Before CBD ever becomes CBD, it starts as CBDA, a precursor acid and cannabinoid. As it turns out, you can now purchase energy drinks that are rich in CBDA.

$23.96 (4 pack) The company INTI is one of the first to offer such a product. Coming in two flavors: INCA Gold (pomegranate cranberry) and NAZCA Sky (grape lemon). These 100% organic energy drinks contain no sugar or preservatives, and are enriched with 25mg of CBDA, and a little caffeine.

The company offers 4-packs for $23.96, 8-packs for $37.92 (a savings of 40%), and 12-packs for $71.88 (a 25% discount). These delicious energy drinks provide a great way of getting precursor acid CBDA in a way that will provide a natural energy source for hours.


THCV is yet another cannabinoid that’s been making headlines, partly because its already known to be good at suppressing appetites.

cannabis energy

$34 (container of 10) Creating Better Days puts out some awesome THCv Energy Gummies under their Better Delights category. These gummies have 10mg of THCV per gummy, and come in containers of 10. They promote a clear mind, lighter mood, and more overall energy. The gummies include no caffeine at all, and come with the instruction of taking one per day. With a tangy Fruit Punch flavor, these gummies are one of the best alternatives to standard energy drinks.

Mixed cannabinoids

For the best results, sometimes it’s best to combine cannabinoids. And there are some great products that highlight how these combinations can be beneficial.

$40 (10 packets) The company 42020 Visionaries puts out a Cannabinoid Energy Drink Mix (CBD + CBG), which – as the name states – mixes CBD and CBG. This drink mix contains 20mg of CBD and 5mg of CBG per serving, along with 150mg of caffeine and 100mg of theanine. It also includes a nice dose of terpenes limonene and pinene for added energy.

This lemonade drink mix can be brought with you and used when needed. Just mix with 16 ounces of water when your energy gets low. This mix makes a great alternative to chugging multiple cups of coffee all day, and contains absolutely no THC.

How is it done?

In the past, edibles were made in only one way. Since THC is oil soluble, and not water soluble, the THC was leached out into butter or oil, generally on a stove top. That’s why in the past, buttery foods like cookies and brownies were the most popular type of cannabis edible. It was literally the only way to get the cannabinoids out of the plant, and into food.

New technology has changed that, making it possible to extract – and isolate – many different cannabinoids, meaning that different experiences can be created. Plus, with nano emulsion technology, oil soluble compounds like THC can be used in water-based products, opening up an entirely new world of cannabis edibles.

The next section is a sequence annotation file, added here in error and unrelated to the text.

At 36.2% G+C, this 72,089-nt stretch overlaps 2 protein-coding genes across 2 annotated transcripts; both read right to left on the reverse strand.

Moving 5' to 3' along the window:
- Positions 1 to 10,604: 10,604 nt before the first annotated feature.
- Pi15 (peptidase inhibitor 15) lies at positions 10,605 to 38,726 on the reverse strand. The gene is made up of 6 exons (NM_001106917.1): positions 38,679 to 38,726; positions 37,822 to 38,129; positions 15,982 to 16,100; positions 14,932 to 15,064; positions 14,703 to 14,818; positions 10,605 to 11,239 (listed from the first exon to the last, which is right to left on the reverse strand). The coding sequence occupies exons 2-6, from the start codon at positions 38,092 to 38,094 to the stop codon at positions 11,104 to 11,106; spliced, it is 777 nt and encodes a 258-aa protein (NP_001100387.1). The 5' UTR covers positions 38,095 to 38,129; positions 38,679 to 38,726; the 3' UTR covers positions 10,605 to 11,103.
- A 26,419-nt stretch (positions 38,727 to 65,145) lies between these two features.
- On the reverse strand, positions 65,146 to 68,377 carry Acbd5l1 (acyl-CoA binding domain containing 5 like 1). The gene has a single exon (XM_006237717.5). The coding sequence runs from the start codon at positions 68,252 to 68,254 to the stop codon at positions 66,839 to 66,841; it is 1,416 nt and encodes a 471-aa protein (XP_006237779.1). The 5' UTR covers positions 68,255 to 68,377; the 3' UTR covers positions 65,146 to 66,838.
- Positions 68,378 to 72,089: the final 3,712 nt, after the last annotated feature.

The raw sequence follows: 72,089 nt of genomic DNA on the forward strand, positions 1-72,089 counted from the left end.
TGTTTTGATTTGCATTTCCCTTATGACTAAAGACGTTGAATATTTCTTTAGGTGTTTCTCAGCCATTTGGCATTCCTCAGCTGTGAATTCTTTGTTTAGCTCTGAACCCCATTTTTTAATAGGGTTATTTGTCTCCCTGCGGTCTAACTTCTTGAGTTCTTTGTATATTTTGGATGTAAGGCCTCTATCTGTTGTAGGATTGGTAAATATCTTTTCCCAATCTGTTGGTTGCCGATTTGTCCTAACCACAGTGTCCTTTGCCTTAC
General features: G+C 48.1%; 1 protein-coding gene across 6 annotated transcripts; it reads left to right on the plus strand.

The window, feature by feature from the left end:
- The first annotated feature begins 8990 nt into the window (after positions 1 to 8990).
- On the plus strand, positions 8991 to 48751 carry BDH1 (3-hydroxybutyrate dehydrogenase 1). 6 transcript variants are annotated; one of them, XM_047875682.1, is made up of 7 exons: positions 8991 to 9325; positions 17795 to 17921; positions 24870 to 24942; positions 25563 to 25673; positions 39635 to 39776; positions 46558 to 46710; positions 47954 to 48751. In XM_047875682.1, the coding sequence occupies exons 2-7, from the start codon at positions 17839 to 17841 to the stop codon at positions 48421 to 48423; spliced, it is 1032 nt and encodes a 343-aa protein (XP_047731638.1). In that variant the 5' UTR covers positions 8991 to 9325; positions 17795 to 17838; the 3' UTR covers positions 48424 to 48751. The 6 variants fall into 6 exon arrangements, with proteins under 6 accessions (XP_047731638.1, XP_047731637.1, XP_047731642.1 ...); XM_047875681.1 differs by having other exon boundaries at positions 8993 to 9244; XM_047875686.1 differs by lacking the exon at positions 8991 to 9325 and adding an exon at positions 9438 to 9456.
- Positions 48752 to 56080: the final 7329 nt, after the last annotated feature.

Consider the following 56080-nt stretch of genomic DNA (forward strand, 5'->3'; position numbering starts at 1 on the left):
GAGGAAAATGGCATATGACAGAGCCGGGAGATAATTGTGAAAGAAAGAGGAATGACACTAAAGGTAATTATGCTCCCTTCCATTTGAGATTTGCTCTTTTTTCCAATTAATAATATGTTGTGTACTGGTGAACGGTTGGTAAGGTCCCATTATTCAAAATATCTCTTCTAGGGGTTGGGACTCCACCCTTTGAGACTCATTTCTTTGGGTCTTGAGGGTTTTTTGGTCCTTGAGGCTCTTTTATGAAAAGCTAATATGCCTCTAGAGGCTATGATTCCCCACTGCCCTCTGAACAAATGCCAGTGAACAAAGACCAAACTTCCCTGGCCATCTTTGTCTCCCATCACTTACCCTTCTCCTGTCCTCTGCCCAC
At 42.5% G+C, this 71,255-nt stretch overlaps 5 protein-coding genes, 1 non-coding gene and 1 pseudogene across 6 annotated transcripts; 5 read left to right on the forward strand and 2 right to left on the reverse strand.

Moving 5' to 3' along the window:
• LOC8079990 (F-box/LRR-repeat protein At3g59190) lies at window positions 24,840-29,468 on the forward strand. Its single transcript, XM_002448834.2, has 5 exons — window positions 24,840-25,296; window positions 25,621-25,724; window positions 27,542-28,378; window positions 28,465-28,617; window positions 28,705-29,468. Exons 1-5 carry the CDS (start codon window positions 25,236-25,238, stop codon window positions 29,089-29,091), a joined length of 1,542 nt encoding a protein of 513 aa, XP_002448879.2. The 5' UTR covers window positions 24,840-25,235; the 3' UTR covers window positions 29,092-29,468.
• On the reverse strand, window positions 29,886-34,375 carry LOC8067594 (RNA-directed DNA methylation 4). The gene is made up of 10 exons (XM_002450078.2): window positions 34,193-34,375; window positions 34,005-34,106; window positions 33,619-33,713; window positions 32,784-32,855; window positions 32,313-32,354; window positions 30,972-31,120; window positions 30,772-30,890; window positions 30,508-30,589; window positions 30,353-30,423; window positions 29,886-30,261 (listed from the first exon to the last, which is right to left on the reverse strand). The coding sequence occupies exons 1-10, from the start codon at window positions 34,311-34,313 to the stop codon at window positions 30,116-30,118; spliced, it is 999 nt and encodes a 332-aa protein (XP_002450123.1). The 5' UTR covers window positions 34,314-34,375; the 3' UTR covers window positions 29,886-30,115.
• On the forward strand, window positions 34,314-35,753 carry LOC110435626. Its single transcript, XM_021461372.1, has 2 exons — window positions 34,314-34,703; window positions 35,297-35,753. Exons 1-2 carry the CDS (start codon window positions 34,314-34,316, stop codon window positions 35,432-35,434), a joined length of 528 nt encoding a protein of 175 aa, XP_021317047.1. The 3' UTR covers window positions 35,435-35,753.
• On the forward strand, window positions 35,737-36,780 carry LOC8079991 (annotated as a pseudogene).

This has become quite evident in the large, and growing, gummies market, but is also seen in the cannabis beverages market. From juice to soda to energy drinks, what was once impossible to do, is now an everyday occurrence, thanks to these new technological abilities. This also makes the possibilities for cannabis edibles, truly limitless. A few years ago, the only way to pair an energy drink with cannabis, was to smoke a joint while drinking an energy drink. These days, you can get your energy blast, at the same time you chill yourself out.

energy drinks

Cannabinoid energy drinks – conclusion

The old model of energy drinks is out, and the new model is in. It used to be that energy drinks were loaded with caffeine and sugar, and a bunch of other chemicals. These days, its all about natural products, plant materials, and cannabis. Cannabis energy drinks are a great way to boost mood, energy levels, and focus, while staying away from a bunch of harsh chemicals, way too much caffeine, and a massive post-energy crash.

Welcome to! Your #1 location for the most up-to-date and interesting cannabis-related news globally. Check through the site every day to stay aware of the ever-changing world of legal marijuana, and sign up for a copy of our newsletter, so you never miss a story.

DisclaimerHi, I’m a researcher and writer. I’m not a doctor, lawyer, or businessperson. All information in my articles is sourced and referenced, and all opinions stated are mine. I am not giving anyone advise, and though I am more than happy to discuss topics, should someone have a further question or concern, they should seek guidance from a relevant professional.

Affiliate disclaimer: We work hard to find and verify the best products, so we may include affiliate links to support the maintenance and development of this site.

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The post Cannabinoid Energy Drinks – Wake Up with a Gentle Bang! appeared first on CBD Testers.